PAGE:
This is a mail slot. Good place to post bills and hate mail, I'd say.
Uh. Something. On top of a building. In a plaza. Yep. That's right.
Lion statue taken from the bus. Lis and I always got the front seats because we could. Until the last day when another woman sat her own ass down in our seats! We were astounded! How dare she?
Because Lis and I are ladies, we let it pass.
We will not forget, however.
No. We did not go here. Very touristy, I hear, but I still would have enjoyed it. It was recently renovated after many years of being closed. As Ruben told us, one of the things that made modern (relative term) Havana was prohibition in the US. When the sale of alcohol became illegal, Americans flocked to the nearby country of Cuba where they could party their asses off in the bars and restaurants and nightclubs and casinos, imbibing as much of the demon rum as they wanted. Also? Rum runners dared take to the seas at night to bring liquor illegally into the US.
Fortunes were made on both sides of the deal.
Ruben also said something about how prostitution is what originally funded Havana but I forget the context. Pirates seeking sex, perhaps? I would not doubt it.
Look! A restored part of a plaza!
Seriously, there is some beautiful restoration work going on in Havana. And it's important work. Some of these buildings date back to the 16th century. I should not make light of any of this. There are arguably no more beautiful buildings in the world than those to be found in Havana. Another small article here, if you are interested.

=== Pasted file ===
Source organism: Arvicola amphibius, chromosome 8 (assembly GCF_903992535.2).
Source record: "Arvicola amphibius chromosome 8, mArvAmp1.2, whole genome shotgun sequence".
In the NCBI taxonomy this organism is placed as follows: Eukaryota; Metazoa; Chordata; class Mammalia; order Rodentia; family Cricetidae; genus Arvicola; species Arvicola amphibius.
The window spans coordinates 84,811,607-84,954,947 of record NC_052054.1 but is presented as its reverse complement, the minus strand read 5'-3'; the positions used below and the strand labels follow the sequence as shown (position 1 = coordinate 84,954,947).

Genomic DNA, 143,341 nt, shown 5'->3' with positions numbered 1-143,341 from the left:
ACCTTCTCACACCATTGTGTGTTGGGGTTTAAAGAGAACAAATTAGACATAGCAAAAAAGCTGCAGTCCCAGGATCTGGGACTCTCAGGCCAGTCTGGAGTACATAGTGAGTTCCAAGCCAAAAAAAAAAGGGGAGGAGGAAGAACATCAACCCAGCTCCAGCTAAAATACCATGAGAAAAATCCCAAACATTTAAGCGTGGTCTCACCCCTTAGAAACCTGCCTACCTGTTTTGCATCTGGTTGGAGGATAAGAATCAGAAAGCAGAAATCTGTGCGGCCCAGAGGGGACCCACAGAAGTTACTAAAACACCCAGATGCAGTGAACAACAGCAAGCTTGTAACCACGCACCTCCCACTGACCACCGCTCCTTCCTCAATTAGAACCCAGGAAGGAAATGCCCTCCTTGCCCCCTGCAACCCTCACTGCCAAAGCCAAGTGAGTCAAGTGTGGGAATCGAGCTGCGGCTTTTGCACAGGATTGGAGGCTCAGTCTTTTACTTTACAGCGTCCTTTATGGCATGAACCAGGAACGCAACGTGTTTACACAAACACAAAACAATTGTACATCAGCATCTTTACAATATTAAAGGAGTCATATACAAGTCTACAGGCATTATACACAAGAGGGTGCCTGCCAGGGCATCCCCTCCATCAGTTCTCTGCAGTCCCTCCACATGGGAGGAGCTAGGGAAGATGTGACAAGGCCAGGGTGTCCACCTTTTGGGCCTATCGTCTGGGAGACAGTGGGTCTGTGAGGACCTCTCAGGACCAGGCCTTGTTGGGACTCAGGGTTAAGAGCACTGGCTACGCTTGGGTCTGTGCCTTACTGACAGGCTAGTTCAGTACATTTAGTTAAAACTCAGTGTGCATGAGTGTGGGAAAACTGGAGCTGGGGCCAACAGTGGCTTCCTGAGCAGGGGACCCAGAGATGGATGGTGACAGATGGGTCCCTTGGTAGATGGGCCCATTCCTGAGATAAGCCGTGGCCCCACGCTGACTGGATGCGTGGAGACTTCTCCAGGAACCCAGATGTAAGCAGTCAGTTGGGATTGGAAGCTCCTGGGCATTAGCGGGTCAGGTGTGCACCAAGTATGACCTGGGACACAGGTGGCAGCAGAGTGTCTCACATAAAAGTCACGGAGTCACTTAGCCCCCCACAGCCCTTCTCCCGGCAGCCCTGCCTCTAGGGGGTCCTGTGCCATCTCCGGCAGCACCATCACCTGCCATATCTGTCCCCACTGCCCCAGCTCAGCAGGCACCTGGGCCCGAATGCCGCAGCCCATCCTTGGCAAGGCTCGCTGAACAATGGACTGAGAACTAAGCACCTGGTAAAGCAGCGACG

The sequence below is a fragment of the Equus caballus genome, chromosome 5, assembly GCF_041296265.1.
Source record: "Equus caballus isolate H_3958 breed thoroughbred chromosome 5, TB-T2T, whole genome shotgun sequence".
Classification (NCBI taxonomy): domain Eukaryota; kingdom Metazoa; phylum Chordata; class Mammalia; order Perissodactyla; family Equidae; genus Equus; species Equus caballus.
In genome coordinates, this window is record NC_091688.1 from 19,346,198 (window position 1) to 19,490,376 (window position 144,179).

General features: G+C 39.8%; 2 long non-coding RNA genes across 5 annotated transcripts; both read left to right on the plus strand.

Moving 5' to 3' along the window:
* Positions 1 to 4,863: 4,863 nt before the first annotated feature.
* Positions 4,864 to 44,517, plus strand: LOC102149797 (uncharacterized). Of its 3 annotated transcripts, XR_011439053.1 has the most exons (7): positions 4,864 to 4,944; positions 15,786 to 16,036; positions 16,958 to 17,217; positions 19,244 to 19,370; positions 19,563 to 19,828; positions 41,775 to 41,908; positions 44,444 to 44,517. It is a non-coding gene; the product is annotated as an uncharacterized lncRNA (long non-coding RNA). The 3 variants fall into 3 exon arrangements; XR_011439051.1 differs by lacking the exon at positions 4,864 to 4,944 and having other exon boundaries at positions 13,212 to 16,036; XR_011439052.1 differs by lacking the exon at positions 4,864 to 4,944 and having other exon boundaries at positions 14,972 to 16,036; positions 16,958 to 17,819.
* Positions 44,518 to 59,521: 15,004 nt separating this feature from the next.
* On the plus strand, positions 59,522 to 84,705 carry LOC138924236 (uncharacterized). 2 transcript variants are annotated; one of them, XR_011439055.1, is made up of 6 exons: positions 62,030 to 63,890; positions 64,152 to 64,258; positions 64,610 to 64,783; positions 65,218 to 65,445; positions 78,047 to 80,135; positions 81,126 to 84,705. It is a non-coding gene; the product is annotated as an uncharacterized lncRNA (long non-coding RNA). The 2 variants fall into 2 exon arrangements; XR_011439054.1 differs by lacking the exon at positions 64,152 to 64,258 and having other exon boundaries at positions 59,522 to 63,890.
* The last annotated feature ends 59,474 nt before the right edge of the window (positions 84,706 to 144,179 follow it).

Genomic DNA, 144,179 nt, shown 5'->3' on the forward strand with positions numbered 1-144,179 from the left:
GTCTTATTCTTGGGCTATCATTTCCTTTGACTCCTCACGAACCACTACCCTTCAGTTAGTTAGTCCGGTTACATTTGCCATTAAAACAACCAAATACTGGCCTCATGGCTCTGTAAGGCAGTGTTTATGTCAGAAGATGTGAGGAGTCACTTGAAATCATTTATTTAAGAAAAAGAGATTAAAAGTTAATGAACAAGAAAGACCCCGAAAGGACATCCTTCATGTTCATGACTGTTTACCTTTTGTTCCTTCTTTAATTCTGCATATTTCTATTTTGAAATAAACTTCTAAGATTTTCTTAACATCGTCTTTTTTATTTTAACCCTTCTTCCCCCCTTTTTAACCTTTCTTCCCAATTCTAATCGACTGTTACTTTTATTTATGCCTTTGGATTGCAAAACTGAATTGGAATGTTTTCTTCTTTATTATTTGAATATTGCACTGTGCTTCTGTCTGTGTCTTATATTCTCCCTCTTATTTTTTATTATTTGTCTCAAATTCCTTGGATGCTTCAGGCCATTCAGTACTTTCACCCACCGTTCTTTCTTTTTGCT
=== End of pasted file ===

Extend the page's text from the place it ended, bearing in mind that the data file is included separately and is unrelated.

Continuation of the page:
But here's the crazy thing- the Cuban thing- the sad, sad thing: Get two streets off these plazas where money and effort are being poured into these projects, these absolutely and genuinely critical attempts to salvage and save these irreplaceable structures, and you see things like this:
So many examples of time and sun and rain and mold taking down such graceful, lovely places. Lis and I walked past one place where you could see into a dank, dark courtyard where it appeared that many, many people lived in the apartments surrounding it. It looked like a level of hell I can't imagine even visiting, much less living in. I know that after the revolution, all Cubans were guaranteed housing, food, and medical care but who gets to tell whom where they can live? Who gets a nice, breezy place on a lovely street and who gets an airless, crumbling cell?
I have no answers to these questions. I hear that many of these old buildings simply and suddenly crumble and collapse or lose great pieces of themselves to gravity. Balconies drop with no warning. And people die when these things happen.
Some will say that there are always two sides to the story. Two sides to the coin, as well.
But after having visited Havana, I am more of the opinion that we should not be discussing sides at all but onions with their layers and layers and layers of information, history, politics, art, economics, and on and on and on.
Yosi said that these days there are people who, after four days in Cuba come home and start giving paid lectures about the place. That made me laugh so hard. What could ANYONE know after four days in this city which has been touched and shaped by so many cultures, countries, and governments? All I know after my four days is that I don't know enough to know what questions to ask and I had the incredibly fortunate resource of traveling with people who have been coming to Cuba for over a decade and also Ruben, who has studied Cuban history his entire life and who has lived there his entire life.
Here's one thing I do know- the people of Cuba are gorgeous.
My next (perhaps last) post will be about them.
Off to the garden. Hope I don't die.